flickr photo by The Prime Minister's Office http://flickr.com/photos/number10gov/5078348246 shared under a Creative Commons (BY-NC-ND) license

flickr photo by The Prime Minister’s Office http://flickr.com/photos/number10gov/5078348246 shared under a Creative Commons (BY-NC-ND) license

Does it matter if winners cheat? If athletes take drugs? If officials accept bribes? If posers and imposters triumph at the expense of those with grit and substance? After a turbulent week, I thought it was time to take a hard look at why integrity matters.

In the age of social media it seems easier than ever to profess to be something we aren’t. We are fooled into the notion that if we can just control our own personal press office well enough then people will see us as we wish to be seen. But is anyone really buying it? Do the photos and the status updates, the humble and the blatant brags, the contacts and the name drops truly make a single person see us in that special light that we’ve so carefully shined upon ourselves?

The answer is probably yes…as long as that person doesn’t see you regularly. It also requires them letting a certain paranoia about the world to seep in. They have to permit the believe that life is not as hard for everyone else. That no one else has a bad hair day. That they never feel fat, frustrated, angry or bored. That at varying intervals they wouldn’t rather be somebody else, somewhere else or wish that things in their life were different.

So yes, in the short-term, to near-total strangers, perhaps our fakery can meet with some success. Victory is possible; all you have to do is avoid any real level of intimacy with another human being for the rest of your life. And you should probably get rid of all the mirrors in your house too because that person: the one that lives with you 24/7/365, is the one member of the public that won’t be able to buy your lies.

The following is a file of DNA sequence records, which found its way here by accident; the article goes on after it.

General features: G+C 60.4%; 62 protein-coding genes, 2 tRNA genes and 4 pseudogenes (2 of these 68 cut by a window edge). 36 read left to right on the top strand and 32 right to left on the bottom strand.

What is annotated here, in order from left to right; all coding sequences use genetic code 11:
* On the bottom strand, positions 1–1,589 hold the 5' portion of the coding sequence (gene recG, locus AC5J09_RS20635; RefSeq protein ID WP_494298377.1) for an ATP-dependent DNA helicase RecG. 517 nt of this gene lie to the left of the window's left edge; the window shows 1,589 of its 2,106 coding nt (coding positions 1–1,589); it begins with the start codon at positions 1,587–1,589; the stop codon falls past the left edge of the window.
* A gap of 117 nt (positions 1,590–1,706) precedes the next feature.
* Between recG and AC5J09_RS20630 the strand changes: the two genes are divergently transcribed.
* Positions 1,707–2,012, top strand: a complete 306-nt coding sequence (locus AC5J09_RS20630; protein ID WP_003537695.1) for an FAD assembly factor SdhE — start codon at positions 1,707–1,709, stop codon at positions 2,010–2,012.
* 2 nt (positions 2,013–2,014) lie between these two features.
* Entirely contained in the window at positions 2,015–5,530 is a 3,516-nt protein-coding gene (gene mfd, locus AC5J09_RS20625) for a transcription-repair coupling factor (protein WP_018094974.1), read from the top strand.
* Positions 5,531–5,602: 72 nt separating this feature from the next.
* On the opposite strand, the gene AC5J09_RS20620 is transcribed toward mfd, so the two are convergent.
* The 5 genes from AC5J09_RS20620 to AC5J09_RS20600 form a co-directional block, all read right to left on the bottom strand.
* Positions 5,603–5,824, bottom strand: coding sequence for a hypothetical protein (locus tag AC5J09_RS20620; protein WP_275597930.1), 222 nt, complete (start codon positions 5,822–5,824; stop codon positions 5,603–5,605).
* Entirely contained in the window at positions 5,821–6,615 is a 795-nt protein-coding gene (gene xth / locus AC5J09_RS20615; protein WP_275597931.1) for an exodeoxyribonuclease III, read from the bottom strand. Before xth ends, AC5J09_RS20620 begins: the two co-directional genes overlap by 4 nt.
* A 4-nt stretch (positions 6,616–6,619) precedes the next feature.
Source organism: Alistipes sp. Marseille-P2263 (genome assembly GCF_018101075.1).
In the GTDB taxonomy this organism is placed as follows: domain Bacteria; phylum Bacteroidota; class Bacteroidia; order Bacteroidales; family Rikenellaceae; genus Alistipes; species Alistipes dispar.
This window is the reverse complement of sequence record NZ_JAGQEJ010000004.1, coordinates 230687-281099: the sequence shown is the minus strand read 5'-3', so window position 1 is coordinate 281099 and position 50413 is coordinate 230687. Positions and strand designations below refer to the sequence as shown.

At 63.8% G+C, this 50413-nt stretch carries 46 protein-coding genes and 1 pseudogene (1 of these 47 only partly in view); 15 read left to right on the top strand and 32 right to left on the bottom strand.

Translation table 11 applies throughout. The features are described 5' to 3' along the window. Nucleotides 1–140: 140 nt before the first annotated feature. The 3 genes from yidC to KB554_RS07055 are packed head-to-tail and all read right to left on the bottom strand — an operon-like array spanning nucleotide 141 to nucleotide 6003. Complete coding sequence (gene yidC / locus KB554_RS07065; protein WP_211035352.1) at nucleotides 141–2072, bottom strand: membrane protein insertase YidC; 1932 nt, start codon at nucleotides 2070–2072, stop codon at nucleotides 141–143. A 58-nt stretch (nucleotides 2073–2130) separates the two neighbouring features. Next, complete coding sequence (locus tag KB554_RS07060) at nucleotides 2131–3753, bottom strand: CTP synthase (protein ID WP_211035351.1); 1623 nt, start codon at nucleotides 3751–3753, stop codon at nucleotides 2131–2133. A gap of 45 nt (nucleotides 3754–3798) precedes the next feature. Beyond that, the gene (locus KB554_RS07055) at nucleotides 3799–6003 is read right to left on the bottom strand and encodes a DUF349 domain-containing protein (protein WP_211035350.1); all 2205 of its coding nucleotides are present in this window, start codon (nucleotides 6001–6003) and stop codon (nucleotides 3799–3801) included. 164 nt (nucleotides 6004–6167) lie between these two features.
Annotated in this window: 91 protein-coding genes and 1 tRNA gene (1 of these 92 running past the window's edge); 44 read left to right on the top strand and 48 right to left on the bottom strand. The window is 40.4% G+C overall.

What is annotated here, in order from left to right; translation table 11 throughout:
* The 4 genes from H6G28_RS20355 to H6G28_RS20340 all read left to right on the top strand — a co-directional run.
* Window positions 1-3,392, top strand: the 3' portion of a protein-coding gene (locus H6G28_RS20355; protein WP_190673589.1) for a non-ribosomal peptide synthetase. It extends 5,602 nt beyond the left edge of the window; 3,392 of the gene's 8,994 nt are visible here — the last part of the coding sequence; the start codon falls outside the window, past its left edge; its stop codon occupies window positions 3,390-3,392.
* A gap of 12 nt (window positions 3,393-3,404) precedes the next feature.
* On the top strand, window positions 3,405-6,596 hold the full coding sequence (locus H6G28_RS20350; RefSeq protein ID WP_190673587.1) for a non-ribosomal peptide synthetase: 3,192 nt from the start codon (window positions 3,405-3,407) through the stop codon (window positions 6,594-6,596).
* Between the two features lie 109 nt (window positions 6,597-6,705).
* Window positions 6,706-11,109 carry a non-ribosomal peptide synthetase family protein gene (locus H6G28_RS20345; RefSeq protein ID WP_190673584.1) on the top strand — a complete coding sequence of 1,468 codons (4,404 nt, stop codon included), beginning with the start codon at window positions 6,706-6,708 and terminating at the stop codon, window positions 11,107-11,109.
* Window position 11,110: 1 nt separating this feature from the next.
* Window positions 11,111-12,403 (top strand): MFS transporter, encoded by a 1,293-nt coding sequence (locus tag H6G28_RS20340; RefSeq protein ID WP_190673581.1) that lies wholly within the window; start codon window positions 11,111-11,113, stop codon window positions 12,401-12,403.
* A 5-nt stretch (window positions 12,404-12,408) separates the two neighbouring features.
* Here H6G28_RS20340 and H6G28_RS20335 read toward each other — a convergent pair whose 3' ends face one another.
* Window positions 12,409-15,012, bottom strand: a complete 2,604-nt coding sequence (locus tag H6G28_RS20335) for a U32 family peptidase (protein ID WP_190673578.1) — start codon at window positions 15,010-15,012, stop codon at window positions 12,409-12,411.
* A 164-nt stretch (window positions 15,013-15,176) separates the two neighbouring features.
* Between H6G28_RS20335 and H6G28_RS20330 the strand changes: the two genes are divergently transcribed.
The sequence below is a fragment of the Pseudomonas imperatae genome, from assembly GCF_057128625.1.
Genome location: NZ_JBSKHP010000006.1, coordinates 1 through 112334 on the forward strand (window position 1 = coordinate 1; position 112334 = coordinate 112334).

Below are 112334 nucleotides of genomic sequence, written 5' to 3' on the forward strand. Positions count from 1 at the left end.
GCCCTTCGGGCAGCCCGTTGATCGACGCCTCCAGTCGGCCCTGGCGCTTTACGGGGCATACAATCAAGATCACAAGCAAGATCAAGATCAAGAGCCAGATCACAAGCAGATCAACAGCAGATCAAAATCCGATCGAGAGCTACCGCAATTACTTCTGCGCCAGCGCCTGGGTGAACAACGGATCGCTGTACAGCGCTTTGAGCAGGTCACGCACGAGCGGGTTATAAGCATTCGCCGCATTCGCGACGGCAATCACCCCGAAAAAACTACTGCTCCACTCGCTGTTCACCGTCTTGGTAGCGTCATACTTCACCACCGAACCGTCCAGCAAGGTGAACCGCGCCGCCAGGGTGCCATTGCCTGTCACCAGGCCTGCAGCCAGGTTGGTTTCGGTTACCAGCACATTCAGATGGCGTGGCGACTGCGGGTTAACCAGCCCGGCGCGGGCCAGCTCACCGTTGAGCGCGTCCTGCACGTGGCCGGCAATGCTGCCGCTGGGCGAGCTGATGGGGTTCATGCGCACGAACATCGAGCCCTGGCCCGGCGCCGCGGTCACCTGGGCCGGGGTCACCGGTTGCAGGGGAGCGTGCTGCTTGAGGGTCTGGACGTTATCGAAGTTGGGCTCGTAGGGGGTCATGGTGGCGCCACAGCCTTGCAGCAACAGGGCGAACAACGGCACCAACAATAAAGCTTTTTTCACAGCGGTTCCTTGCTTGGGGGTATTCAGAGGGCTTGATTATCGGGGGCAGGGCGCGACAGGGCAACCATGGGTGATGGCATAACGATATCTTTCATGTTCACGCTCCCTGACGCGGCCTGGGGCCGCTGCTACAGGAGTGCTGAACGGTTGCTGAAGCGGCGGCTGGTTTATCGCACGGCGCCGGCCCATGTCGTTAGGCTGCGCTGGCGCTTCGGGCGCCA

‘Just be yourself’ sounds like pretty crap dating-advice when you’re 21 and who you are seems malleable. But once you hit 30 it just seems obvious; that if you and someone else are going to make it in the long-term then it better be based on how compatible you already are.

Trying to be somebody else in order to please or impress others is near enough impossible in the long run. And if you don’t believe me then just ask your parents…

Bullshit can get you reactions, it can swindle promotions, make you money and charm a few people into bed. You can probably trick the world for a short while and if you do it well enough and on a big enough scale, then maybe you’ll end up working in advertising…or for FIFA.

But it’s also worth remembering what the American President Abraham Lincoln once said:

You can fool all of the people some of the time…
And some of the people all the time…
But you cannot fool all the people all the time.


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